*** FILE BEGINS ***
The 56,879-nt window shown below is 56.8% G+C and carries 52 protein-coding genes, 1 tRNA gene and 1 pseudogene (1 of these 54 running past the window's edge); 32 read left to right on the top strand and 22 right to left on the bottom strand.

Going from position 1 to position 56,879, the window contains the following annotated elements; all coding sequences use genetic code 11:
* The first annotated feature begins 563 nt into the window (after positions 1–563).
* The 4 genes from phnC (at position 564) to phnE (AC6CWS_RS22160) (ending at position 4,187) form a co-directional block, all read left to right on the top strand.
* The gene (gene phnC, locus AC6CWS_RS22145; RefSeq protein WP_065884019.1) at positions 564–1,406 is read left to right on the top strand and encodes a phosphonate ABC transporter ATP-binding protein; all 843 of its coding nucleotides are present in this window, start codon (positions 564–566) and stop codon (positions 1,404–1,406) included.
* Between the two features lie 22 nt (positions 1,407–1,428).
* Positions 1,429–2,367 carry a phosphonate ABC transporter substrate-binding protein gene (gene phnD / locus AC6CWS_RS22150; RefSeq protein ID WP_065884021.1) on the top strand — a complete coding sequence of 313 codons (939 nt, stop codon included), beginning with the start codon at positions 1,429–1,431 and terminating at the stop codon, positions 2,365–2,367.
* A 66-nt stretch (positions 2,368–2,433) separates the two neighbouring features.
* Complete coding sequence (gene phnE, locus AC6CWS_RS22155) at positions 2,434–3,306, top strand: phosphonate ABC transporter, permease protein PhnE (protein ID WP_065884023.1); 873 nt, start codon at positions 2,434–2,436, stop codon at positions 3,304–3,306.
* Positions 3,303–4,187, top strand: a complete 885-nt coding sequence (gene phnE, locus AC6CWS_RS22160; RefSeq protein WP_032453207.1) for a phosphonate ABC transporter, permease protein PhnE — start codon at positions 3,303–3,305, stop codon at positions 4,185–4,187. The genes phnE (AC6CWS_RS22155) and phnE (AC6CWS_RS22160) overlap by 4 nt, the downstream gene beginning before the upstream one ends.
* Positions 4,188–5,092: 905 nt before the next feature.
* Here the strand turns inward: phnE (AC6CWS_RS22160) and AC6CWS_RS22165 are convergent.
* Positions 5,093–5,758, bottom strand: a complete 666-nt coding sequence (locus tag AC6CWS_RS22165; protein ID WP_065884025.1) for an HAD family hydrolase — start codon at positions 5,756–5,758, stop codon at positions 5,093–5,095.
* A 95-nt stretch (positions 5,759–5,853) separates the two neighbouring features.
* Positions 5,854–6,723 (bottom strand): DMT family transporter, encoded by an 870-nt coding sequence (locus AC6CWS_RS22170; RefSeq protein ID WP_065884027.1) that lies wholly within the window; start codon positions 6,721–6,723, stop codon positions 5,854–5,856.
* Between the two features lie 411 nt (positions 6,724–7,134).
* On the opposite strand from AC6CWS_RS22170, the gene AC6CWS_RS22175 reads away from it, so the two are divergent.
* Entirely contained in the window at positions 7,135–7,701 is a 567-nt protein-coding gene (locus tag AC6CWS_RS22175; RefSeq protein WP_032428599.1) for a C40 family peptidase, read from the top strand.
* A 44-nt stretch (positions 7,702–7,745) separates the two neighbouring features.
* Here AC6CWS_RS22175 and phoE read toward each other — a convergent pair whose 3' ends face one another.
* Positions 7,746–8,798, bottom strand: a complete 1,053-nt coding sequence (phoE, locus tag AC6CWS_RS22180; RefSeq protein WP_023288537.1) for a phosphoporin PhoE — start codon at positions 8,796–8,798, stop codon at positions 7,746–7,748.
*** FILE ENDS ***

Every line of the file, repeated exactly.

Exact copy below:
The 56,879-nt window shown below is 56.8% G+C and carries 52 protein-coding genes, 1 tRNA gene and 1 pseudogene (1 of these 54 running past the window's edge); 32 read left to right on the top strand and 22 right to left on the bottom strand.

Going from position 1 to position 56,879, the window contains the following annotated elements; all coding sequences use genetic code 11:
* The first annotated feature begins 563 nt into the window (after positions 1–563).
* The 4 genes from phnC (at position 564) to phnE (AC6CWS_RS22160) (ending at position 4,187) form a co-directional block, all read left to right on the top strand.
* The gene (gene phnC, locus AC6CWS_RS22145; RefSeq protein WP_065884019.1) at positions 564–1,406 is read left to right on the top strand and encodes a phosphonate ABC transporter ATP-binding protein; all 843 of its coding nucleotides are present in this window, start codon (positions 564–566) and stop codon (positions 1,404–1,406) included.
* Between the two features lie 22 nt (positions 1,407–1,428).
* Positions 1,429–2,367 carry a phosphonate ABC transporter substrate-binding protein gene (gene phnD / locus AC6CWS_RS22150; RefSeq protein ID WP_065884021.1) on the top strand — a complete coding sequence of 313 codons (939 nt, stop codon included), beginning with the start codon at positions 1,429–1,431 and terminating at the stop codon, positions 2,365–2,367.
* A 66-nt stretch (positions 2,368–2,433) separates the two neighbouring features.
* Complete coding sequence (gene phnE, locus AC6CWS_RS22155) at positions 2,434–3,306, top strand: phosphonate ABC transporter, permease protein PhnE (protein ID WP_065884023.1); 873 nt, start codon at positions 2,434–2,436, stop codon at positions 3,304–3,306.
* Positions 3,303–4,187, top strand: a complete 885-nt coding sequence (gene phnE, locus AC6CWS_RS22160; RefSeq protein WP_032453207.1) for a phosphonate ABC transporter, permease protein PhnE — start codon at positions 3,303–3,305, stop codon at positions 4,185–4,187. The genes phnE (AC6CWS_RS22155) and phnE (AC6CWS_RS22160) overlap by 4 nt, the downstream gene beginning before the upstream one ends.
* Positions 4,188–5,092: 905 nt before the next feature.
* Here the strand turns inward: phnE (AC6CWS_RS22160) and AC6CWS_RS22165 are convergent.
* Positions 5,093–5,758, bottom strand: a complete 666-nt coding sequence (locus tag AC6CWS_RS22165; protein ID WP_065884025.1) for an HAD family hydrolase — start codon at positions 5,756–5,758, stop codon at positions 5,093–5,095.
* A 95-nt stretch (positions 5,759–5,853) separates the two neighbouring features.
* Positions 5,854–6,723 (bottom strand): DMT family transporter, encoded by an 870-nt coding sequence (locus AC6CWS_RS22170; RefSeq protein ID WP_065884027.1) that lies wholly within the window; start codon positions 6,721–6,723, stop codon positions 5,854–5,856.
* Between the two features lie 411 nt (positions 6,724–7,134).
* On the opposite strand from AC6CWS_RS22170, the gene AC6CWS_RS22175 reads away from it, so the two are divergent.
* Entirely contained in the window at positions 7,135–7,701 is a 567-nt protein-coding gene (locus tag AC6CWS_RS22175; RefSeq protein WP_032428599.1) for a C40 family peptidase, read from the top strand.
* A 44-nt stretch (positions 7,702–7,745) separates the two neighbouring features.
* Here AC6CWS_RS22175 and phoE read toward each other — a convergent pair whose 3' ends face one another.
* Positions 7,746–8,798, bottom strand: a complete 1,053-nt coding sequence (phoE, locus tag AC6CWS_RS22180; RefSeq protein WP_023288537.1) for a phosphoporin PhoE — start codon at positions 8,796–8,798, stop codon at positions 7,746–7,748.